My Lords, what assessment has been made of the T3 Prescribing Survey Report, which was published on
I have had prior notice from other noble Lords about this issue and have organised meetings with my officials in the past on this—I am always happy to do so. Given the concerns about the lack of commissioning for people who have tried the first-line treatment and now want the second-line treatment, NHS England intends to revise its guidelines. It is sorry about the process, but it must consult before it can change those guidelines.
The current advice is for them to try the first-line treatment and only if that does not work should they go for the second-line treatment which noble Lords are asking for. In some cases, there may be patients in the other direction, who could go on to the first-line treatment. NHS England clearly understands the problem and the concerns that many noble Lords have raised, and it is consulting on the guidelines.
My Lords, this question does not relate to thyroid drugs, but perhaps the Minister can answer it. If not, I would be obliged if he wrote to me. It relates to HRT drugs. My noble friend will be aware of the ongoing issue relating to supply of HRT medication, both oestrogen gel and patches. The now-departed Secretary of State for Health was due to appoint a menopause tsar. Can my noble friend update the House on the current situation regarding supply of HRT and the appointment of a tsar?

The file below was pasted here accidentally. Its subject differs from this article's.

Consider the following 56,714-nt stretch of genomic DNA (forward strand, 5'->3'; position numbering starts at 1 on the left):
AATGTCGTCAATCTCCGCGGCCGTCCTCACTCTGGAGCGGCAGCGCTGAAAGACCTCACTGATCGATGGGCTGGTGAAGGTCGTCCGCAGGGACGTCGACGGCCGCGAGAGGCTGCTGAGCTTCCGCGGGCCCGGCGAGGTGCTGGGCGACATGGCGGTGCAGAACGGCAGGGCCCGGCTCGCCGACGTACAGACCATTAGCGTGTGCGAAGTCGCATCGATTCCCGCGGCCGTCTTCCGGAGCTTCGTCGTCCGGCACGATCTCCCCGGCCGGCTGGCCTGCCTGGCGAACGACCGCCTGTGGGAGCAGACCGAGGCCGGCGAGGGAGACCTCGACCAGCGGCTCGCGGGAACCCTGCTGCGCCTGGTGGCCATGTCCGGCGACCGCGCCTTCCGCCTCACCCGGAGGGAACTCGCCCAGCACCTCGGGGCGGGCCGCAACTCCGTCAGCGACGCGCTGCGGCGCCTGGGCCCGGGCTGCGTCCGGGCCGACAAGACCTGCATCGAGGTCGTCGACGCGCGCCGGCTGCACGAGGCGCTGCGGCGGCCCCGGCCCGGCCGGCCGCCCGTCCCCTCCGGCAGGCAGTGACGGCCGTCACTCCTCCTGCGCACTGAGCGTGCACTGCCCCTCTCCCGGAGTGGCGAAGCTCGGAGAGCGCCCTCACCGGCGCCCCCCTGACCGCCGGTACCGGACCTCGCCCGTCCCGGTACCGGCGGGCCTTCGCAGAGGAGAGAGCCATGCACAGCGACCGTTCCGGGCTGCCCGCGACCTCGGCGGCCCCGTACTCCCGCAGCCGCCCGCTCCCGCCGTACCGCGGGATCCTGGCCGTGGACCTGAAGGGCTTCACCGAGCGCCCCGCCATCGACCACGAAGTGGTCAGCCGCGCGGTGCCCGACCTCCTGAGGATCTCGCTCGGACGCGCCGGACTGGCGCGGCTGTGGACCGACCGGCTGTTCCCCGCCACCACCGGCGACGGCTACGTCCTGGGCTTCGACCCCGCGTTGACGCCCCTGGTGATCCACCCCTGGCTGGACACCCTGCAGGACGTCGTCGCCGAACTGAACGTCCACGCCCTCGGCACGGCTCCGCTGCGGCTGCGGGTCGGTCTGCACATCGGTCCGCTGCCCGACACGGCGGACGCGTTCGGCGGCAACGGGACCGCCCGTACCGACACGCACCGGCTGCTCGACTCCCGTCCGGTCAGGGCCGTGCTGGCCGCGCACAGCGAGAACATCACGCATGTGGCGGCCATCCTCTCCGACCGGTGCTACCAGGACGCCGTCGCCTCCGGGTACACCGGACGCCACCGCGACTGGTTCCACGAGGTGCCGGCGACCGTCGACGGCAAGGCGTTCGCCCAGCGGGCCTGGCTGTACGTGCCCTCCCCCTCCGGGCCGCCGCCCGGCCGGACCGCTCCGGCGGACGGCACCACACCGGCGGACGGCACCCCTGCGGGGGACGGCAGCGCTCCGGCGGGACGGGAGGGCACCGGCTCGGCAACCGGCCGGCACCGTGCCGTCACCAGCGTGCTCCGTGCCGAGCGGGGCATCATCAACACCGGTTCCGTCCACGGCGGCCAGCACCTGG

I am afraid that I am not able to fully answer my noble friend’s question. However, I know that my right honourable friend the former Secretary of State for Health did organise a round table with some of the relevant charities to discuss this and to discuss where they can source elsewhere, outside of the UK, and whether they could build up UK capacity. My honourable friend Maria Caulfield, the Minister, has also met with a number of organisations on this, and they are determined to get as much as they can. One issue is the stock for the future as opposed to for now, and feeding that through, but I know that the department is on to this.
My Lords, the evidence clearly shows that many patients with hypothyroidism would benefit hugely from the declassification of T3 as a high-cost drug back to being a drug that is routinely prescribed in primary care. Can the Minister explain exactly what the Government will do to ensure that the actual NICE guidelines that enable T3 to be prescribed by clinicians according to their judgment reflect this position, are implemented consistently across new NHS structures and stop the current postcode lottery? Would this not be better than repeating the record of the majority of CCGs who ignore the guidelines?
The noble Baroness raises a really important point about some of the blockages to patients getting T3. It is both the first and second-line advice from NHS England but also the NICE advice too. NICE always reminds us that it is independent, and that Ministers should not intervene, but we can call for meetings. NICE also recognises that a price change does change the equation. It has told me that it is open to new evidence with people able to consult and contact it about this.